Packaged in cardboard, wrapped in bubblewrap, and labeled by number, 280 packages of glass plate negatives have occupied a significant amount of shelf space in the stacks of the Catherine Pelton Durrell ’25 Archives and Special Collections Library as long as anyone currently working there can remember.
We really didn’t know very much about them,” says college archivist Laura Streett. “The packaging doesn’t look ancient. It’s possible that they were packaged up like that for the move to the Boardman Road facility during the construction of the Ingram Library, but there’s no record of where they came from or who packaged them up. All we have is a list with a couple of words describing what might be in each package—for example, Class Day 1908, 5 plates.”
Streett and Ron Patkus, associate director of the libraries for special collections, didn’t want to unwrap them because they had no idea what condition they were in. The packaging needed to be removed in a controlled environment so the negatives could be assessed and stabilized. “This was one of about eight gazillion projects that needed to happen,” says Streett, “and we put it off because we thought they might be the negatives of images we already have in our collection.”
But a little detective work suggested that these might be new images. Working from the list, Streett cross-referenced with the collection. “So if the list said there were five negatives of Field Day 1921 in package 85, I would go to our field day collection and see how many images we had from that particular year. If we only had one image, then I knew that at least four of the plates had to be new images.”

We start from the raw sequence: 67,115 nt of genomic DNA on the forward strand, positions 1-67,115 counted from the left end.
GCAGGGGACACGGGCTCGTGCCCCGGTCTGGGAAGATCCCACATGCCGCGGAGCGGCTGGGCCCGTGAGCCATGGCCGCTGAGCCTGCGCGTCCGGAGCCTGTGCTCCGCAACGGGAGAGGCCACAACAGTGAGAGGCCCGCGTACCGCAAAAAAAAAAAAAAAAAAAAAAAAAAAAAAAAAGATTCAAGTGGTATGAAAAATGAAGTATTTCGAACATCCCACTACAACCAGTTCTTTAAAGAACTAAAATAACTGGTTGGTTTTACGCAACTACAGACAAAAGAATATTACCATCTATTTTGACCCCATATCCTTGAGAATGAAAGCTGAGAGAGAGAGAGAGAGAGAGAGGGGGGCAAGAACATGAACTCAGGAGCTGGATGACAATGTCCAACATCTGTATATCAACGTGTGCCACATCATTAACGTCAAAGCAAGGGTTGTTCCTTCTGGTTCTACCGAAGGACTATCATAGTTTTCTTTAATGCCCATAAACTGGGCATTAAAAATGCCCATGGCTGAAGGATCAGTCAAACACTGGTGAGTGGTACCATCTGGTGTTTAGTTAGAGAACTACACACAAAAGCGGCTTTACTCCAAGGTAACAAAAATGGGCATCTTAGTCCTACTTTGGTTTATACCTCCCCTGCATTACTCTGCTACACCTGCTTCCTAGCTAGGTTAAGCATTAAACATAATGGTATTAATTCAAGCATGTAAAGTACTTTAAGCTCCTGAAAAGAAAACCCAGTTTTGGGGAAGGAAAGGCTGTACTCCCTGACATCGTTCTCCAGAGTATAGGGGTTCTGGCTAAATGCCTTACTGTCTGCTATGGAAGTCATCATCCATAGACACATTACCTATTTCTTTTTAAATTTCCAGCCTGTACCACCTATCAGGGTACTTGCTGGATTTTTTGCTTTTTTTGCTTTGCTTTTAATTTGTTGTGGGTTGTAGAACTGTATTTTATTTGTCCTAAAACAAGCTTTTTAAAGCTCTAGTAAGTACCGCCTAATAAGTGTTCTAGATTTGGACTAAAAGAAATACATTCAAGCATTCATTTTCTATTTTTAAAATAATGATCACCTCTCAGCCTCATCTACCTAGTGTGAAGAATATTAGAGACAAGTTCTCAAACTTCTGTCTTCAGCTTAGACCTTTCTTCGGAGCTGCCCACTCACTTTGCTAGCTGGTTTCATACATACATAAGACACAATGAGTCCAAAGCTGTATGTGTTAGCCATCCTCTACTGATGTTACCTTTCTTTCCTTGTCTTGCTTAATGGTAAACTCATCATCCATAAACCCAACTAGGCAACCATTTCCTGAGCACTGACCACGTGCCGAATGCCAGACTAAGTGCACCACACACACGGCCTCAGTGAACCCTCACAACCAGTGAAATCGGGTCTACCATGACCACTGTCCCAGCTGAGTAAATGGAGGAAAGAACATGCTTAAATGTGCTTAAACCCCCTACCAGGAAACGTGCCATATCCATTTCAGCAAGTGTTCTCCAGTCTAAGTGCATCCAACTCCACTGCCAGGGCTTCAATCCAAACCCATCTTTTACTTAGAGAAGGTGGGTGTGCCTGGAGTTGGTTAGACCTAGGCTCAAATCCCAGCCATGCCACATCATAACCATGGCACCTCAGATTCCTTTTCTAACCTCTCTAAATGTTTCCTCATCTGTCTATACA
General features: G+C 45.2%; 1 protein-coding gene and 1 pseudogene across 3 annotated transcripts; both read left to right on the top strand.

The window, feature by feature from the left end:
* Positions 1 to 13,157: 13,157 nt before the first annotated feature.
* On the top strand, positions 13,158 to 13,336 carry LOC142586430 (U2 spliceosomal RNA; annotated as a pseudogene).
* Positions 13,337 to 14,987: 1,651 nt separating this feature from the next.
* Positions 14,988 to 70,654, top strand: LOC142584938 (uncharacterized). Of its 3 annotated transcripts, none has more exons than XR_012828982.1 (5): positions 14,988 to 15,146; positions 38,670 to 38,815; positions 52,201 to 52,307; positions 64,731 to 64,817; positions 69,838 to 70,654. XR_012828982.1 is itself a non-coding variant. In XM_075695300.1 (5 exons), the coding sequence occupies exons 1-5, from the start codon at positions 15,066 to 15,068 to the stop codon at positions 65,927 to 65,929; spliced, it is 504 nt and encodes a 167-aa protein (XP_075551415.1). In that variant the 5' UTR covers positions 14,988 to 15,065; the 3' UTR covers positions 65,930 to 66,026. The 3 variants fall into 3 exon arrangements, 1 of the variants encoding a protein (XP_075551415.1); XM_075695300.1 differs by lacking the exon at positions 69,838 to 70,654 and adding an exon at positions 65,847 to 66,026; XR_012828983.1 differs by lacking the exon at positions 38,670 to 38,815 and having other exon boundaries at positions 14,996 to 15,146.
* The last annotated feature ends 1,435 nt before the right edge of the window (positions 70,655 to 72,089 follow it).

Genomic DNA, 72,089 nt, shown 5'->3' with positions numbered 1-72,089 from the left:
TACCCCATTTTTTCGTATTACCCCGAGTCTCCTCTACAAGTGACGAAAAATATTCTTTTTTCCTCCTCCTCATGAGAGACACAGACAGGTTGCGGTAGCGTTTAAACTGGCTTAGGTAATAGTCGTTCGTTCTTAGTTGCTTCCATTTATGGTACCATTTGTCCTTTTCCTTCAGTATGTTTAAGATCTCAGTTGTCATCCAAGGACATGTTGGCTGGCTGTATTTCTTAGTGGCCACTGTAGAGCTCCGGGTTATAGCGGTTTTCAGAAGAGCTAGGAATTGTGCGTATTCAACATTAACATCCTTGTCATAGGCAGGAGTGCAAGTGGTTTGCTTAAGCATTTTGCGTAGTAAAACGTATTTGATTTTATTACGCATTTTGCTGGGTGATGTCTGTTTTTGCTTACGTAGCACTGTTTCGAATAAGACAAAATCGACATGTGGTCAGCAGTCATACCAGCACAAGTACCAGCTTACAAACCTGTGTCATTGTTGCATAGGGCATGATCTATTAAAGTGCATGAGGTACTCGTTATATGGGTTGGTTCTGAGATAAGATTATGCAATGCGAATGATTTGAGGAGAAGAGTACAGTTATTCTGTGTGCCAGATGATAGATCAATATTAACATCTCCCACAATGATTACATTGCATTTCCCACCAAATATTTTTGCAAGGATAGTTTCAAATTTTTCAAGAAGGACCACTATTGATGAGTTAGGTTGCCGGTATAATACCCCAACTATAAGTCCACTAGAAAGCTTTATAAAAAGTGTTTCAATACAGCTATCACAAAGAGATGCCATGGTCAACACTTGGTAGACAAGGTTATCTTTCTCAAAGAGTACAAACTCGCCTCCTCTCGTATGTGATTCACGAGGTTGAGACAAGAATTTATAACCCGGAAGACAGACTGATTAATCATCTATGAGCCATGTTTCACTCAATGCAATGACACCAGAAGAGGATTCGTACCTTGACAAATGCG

And in fact, most of the images are new to the collection. The first 100 packages have recently returned from the Northeast Document Conservation Center (NEDCC) and the 870 images they contained are now viewable online in the Vassar College Digital Library.
The plates processed thus far date between 1904 and 1935, and most were taken by E.L. Wolven, a Poughkeepsie photographer who was apparently hired by the college to record official college events such a Class Day, Founder’s Day, and Field Day. Some are actually images of images. Perhaps an alumna donated her photographs to the college, and Wolven then affixed them to a wall and made glass plate negatives of the prints. An example of this is the first image in the slide show of a woman filling up her steam-powered automobile from a fountain on Raymond Avenue.
Funded by a generous gift from the class of 1950, phase two of the conservation project is now underway. Packages 101-198, dates ranging from 1900 to 1956, are now at NEDCC and are expected to yield an additional 700 images some time this fall. Phase three, pending funding, includes packages 199-280, approximately 1,950 images from 1913 to 1961.
That’s a grand total of 3,520 images—a veritable treasure trove for aficionados of Vassar history. Enjoy!
--Julia Van Develder